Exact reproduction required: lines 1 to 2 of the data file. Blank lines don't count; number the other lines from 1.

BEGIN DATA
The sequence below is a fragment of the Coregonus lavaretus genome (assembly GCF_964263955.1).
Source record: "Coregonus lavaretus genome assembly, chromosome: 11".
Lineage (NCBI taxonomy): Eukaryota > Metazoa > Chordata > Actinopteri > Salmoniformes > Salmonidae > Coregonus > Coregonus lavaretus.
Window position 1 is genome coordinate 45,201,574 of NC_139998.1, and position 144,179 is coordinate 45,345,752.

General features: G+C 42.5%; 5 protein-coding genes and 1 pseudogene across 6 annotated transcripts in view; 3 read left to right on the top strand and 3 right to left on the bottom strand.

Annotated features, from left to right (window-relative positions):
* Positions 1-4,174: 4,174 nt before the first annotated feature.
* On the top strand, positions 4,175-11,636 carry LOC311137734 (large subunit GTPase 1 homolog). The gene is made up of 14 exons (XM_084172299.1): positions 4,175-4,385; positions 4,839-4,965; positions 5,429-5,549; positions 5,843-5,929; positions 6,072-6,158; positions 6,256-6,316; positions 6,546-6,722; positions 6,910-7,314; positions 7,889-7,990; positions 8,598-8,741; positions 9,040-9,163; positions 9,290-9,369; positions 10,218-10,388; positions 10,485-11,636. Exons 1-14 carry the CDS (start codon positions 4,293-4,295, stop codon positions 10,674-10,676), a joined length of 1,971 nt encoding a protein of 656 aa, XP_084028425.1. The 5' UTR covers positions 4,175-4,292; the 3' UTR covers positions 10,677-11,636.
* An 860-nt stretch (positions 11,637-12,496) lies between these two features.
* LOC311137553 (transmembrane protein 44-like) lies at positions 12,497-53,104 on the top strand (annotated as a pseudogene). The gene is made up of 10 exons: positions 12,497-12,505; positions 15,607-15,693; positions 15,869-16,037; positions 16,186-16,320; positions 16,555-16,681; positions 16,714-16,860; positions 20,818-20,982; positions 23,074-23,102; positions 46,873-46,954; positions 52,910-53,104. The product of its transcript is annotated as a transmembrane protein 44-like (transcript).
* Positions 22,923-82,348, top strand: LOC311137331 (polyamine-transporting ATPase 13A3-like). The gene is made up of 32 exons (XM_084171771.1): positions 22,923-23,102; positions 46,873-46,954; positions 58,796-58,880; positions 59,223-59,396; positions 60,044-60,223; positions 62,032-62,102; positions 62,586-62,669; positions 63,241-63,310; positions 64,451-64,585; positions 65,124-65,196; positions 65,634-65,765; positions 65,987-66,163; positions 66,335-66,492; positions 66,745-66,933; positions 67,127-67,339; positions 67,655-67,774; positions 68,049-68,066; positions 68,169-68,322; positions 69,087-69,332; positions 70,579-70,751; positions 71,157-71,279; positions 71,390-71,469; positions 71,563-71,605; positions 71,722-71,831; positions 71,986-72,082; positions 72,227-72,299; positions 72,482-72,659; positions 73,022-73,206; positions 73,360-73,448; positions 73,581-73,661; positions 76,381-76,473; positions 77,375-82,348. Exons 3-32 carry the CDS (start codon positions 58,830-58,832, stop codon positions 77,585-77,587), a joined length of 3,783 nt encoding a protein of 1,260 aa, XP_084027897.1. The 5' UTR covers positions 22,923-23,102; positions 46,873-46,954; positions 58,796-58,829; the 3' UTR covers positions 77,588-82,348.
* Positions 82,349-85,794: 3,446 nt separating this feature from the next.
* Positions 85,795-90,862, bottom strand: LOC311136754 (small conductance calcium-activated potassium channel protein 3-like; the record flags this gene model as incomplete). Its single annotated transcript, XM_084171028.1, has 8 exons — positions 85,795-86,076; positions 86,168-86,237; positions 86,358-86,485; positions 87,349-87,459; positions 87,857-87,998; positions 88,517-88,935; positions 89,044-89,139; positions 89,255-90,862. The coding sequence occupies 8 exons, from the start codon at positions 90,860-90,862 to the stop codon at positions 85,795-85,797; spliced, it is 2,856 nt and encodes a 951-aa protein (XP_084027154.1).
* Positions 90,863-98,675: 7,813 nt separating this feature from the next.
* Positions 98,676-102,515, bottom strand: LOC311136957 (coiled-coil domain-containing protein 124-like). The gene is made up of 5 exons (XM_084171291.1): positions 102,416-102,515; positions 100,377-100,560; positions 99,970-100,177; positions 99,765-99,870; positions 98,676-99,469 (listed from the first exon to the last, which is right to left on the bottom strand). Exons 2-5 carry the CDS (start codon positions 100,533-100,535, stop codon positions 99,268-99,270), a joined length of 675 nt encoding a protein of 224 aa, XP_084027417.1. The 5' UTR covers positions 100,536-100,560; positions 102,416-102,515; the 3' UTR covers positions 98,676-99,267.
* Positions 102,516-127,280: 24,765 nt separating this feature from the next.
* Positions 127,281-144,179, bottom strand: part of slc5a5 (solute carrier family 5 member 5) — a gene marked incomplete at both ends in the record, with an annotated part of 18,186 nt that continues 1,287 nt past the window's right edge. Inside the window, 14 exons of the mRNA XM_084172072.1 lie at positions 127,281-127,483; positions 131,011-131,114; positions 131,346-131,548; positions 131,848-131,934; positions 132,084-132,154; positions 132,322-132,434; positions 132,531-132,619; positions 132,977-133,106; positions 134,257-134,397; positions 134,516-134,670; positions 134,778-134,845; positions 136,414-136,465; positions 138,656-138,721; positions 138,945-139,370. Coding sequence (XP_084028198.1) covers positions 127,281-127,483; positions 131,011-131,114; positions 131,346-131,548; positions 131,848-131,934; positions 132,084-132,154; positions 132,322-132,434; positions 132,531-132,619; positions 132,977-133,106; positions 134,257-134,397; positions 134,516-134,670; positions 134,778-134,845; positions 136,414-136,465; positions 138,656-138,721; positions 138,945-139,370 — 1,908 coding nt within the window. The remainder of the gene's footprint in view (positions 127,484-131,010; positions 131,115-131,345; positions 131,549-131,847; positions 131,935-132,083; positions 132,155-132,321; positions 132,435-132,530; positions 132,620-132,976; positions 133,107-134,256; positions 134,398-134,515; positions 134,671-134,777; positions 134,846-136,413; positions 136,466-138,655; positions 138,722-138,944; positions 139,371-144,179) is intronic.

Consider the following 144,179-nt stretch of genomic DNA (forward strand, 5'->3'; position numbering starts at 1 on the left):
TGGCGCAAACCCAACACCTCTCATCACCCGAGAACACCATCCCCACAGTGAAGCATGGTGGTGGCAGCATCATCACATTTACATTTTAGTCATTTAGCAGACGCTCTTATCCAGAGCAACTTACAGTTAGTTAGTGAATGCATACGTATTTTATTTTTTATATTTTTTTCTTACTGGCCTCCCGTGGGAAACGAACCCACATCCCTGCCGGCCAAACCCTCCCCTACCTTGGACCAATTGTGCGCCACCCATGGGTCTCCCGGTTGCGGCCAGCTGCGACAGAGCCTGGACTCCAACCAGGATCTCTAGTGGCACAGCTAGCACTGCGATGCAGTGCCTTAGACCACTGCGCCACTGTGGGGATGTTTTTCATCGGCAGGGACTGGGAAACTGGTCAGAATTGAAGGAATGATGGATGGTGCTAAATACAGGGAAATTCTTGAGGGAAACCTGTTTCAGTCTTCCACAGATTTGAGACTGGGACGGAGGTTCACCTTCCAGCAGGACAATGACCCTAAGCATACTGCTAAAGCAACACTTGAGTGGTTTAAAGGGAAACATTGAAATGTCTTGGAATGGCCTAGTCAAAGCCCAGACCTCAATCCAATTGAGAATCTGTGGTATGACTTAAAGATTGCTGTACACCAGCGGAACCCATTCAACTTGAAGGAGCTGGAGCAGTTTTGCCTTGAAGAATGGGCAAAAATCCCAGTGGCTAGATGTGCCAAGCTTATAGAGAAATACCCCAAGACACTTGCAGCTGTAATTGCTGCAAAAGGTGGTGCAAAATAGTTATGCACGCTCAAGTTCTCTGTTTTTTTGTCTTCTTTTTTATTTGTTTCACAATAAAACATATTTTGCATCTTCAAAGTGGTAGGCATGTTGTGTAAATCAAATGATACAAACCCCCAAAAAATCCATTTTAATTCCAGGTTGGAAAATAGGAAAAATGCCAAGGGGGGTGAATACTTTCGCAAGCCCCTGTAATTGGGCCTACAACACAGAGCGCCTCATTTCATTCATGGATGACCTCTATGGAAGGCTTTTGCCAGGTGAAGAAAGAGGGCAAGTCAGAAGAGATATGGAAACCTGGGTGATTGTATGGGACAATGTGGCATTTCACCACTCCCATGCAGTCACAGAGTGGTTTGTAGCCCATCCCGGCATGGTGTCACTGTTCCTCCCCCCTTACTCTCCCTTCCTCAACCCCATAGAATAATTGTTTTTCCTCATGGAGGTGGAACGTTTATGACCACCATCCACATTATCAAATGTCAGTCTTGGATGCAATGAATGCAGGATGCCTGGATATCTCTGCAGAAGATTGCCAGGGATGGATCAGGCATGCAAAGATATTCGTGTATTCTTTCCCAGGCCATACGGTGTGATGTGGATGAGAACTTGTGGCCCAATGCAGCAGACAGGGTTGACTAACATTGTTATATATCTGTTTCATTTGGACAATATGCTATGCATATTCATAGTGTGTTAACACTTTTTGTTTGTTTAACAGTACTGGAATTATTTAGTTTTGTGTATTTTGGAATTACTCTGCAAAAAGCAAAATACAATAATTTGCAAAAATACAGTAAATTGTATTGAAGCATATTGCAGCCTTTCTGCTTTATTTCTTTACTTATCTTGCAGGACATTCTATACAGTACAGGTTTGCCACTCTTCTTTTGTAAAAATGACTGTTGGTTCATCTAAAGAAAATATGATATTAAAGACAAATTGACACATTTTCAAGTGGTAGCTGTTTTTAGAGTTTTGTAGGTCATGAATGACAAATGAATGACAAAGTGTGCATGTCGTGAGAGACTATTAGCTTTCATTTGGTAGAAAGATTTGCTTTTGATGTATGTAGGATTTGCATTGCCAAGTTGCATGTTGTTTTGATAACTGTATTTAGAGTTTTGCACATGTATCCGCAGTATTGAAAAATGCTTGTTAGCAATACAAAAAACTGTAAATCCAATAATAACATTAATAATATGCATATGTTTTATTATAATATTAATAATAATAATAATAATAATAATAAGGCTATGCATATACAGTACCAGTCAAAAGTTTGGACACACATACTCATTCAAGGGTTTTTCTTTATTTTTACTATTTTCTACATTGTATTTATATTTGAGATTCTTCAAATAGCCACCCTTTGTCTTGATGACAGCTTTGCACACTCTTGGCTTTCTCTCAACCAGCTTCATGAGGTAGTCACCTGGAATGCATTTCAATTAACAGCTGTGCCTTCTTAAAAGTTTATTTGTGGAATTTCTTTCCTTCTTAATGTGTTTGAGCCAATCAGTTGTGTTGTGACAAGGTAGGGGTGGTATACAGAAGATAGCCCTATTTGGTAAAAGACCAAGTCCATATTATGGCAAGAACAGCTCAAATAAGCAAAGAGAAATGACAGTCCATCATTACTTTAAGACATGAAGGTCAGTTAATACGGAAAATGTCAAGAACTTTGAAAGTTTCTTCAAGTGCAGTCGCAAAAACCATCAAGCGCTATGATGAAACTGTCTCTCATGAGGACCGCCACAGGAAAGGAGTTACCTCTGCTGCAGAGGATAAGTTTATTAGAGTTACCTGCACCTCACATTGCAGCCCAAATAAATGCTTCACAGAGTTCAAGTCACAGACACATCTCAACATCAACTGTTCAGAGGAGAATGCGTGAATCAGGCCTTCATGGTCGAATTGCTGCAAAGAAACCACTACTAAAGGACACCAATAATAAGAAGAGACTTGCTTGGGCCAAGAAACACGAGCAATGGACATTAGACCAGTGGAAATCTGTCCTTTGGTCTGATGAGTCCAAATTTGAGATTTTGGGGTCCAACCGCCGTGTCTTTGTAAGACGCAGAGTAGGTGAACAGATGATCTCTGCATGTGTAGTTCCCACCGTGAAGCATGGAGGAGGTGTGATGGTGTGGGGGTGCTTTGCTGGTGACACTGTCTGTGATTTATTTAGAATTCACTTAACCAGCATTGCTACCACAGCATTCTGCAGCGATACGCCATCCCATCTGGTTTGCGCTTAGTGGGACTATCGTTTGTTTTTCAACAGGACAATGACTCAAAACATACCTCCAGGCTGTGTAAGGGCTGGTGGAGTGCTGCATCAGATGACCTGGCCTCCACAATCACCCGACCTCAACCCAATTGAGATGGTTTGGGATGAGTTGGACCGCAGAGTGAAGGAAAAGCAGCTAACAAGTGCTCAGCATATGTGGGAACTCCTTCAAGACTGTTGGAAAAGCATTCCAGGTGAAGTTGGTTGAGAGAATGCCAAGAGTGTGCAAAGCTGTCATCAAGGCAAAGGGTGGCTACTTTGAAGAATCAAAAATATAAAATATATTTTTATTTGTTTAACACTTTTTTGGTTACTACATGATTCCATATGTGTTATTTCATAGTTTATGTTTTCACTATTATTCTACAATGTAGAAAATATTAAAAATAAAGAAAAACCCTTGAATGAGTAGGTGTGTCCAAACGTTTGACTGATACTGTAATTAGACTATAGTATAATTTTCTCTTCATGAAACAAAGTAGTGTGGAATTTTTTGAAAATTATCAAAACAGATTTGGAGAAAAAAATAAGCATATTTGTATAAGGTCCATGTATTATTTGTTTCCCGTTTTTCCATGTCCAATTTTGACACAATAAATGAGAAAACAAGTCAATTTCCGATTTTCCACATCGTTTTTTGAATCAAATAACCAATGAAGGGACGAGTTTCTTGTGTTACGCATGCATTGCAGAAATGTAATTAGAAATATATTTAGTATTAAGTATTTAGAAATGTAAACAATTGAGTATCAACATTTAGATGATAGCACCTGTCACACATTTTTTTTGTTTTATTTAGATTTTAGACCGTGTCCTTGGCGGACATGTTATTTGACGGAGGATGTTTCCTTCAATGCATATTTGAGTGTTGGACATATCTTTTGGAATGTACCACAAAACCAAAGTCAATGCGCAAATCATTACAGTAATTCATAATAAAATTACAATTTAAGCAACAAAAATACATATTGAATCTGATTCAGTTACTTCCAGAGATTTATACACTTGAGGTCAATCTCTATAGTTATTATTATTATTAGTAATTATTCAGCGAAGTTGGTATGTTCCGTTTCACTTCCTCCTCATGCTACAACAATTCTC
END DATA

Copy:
The sequence below is a fragment of the Coregonus lavaretus genome (assembly GCF_964263955.1).
Source record: "Coregonus lavaretus genome assembly, chromosome: 11".